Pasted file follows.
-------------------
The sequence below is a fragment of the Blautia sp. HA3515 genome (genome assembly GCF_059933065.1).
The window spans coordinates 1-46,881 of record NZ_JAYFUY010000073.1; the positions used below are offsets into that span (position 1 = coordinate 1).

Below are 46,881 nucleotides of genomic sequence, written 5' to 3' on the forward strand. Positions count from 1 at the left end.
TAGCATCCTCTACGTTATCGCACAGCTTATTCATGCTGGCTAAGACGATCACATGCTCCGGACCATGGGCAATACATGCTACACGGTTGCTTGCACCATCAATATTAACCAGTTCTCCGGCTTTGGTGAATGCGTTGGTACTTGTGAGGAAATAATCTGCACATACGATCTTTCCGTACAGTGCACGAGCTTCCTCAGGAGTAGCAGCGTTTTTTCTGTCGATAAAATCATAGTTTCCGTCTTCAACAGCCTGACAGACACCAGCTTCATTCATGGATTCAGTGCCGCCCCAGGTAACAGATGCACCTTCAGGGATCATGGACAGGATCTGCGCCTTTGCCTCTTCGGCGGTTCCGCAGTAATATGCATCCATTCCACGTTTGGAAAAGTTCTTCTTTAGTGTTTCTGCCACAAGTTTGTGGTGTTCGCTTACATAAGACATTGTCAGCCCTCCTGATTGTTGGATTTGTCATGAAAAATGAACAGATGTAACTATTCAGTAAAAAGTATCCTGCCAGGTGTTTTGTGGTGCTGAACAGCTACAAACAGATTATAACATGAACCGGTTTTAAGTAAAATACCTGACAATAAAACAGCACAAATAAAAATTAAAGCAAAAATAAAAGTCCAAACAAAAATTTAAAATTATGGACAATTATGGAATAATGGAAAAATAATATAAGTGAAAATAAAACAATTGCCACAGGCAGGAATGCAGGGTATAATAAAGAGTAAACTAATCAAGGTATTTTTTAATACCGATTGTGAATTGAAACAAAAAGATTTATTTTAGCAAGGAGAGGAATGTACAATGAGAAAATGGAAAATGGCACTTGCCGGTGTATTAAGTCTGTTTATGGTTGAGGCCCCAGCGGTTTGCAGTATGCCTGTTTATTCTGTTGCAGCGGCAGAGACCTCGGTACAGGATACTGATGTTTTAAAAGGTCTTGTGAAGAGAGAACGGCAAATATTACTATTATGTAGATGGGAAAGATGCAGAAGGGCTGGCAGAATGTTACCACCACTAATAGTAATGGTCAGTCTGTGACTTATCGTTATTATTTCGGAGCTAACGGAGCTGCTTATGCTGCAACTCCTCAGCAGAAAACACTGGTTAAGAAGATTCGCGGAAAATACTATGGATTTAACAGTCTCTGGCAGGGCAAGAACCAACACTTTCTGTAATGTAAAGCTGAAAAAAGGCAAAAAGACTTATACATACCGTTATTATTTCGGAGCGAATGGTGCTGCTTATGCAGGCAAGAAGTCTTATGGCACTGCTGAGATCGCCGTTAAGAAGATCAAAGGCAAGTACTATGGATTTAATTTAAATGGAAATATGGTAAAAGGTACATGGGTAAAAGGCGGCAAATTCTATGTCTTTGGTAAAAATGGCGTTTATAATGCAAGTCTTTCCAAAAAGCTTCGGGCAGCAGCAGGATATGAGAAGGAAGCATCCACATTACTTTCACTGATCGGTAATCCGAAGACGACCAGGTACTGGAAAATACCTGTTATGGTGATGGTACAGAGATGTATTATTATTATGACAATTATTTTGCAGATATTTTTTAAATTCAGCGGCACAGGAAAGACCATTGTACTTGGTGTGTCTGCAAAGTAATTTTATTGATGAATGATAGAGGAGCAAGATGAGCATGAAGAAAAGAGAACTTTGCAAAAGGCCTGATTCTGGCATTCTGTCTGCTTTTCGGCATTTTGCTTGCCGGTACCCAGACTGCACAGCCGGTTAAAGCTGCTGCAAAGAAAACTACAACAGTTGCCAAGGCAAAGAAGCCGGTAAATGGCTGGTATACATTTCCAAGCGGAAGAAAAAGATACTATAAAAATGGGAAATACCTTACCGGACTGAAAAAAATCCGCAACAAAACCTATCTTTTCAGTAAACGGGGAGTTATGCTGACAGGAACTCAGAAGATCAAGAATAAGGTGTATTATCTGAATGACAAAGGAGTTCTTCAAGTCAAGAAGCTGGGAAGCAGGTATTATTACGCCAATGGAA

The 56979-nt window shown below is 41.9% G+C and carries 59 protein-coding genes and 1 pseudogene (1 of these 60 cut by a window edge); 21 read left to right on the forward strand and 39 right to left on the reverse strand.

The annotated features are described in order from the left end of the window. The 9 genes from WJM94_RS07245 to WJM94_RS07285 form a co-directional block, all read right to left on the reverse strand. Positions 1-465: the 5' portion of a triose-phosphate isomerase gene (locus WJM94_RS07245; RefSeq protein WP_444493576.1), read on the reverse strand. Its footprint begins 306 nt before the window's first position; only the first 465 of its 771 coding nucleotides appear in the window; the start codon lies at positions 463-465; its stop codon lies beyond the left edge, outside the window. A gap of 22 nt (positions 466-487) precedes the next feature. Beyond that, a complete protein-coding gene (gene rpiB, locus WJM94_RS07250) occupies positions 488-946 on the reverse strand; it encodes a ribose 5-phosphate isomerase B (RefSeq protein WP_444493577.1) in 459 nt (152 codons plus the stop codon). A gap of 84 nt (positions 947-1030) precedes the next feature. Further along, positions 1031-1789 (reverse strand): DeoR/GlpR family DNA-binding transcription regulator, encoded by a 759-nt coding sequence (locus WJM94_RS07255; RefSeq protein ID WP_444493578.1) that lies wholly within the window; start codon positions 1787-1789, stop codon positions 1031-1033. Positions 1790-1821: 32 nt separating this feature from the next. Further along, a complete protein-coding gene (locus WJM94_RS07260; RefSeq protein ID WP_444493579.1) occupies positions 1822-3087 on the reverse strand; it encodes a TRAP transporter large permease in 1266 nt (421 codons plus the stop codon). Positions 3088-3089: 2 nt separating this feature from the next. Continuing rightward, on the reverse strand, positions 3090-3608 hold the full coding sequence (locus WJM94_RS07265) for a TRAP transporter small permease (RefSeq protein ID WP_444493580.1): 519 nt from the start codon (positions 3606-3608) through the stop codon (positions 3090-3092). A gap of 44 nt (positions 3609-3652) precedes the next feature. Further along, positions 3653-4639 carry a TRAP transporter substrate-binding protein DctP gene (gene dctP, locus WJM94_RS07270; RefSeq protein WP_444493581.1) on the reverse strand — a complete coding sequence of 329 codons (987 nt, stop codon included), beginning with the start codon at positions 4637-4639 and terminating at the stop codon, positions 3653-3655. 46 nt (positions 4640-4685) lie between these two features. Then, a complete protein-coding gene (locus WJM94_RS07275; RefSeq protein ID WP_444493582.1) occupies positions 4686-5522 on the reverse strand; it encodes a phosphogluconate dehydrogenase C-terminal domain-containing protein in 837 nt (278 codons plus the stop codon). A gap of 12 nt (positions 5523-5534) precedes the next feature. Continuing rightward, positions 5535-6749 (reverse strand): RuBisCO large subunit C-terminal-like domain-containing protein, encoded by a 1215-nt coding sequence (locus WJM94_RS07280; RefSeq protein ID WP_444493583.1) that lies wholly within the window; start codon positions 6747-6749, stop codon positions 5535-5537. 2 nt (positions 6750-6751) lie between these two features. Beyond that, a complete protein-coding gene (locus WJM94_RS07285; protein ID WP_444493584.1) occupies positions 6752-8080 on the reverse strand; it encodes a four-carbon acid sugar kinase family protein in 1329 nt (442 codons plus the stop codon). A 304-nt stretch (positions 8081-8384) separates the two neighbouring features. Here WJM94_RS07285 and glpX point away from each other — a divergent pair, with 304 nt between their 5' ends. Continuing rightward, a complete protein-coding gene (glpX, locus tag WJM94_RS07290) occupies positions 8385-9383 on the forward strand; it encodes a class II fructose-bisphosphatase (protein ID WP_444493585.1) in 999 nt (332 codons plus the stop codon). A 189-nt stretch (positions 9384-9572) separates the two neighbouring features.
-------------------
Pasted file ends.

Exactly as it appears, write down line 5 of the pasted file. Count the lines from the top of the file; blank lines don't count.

The 56979-nt window shown below is 41.9% G+C and carries 59 protein-coding genes and 1 pseudogene (1 of these 60 cut by a window edge); 21 read left to right on the forward strand and 39 right to left on the reverse strand.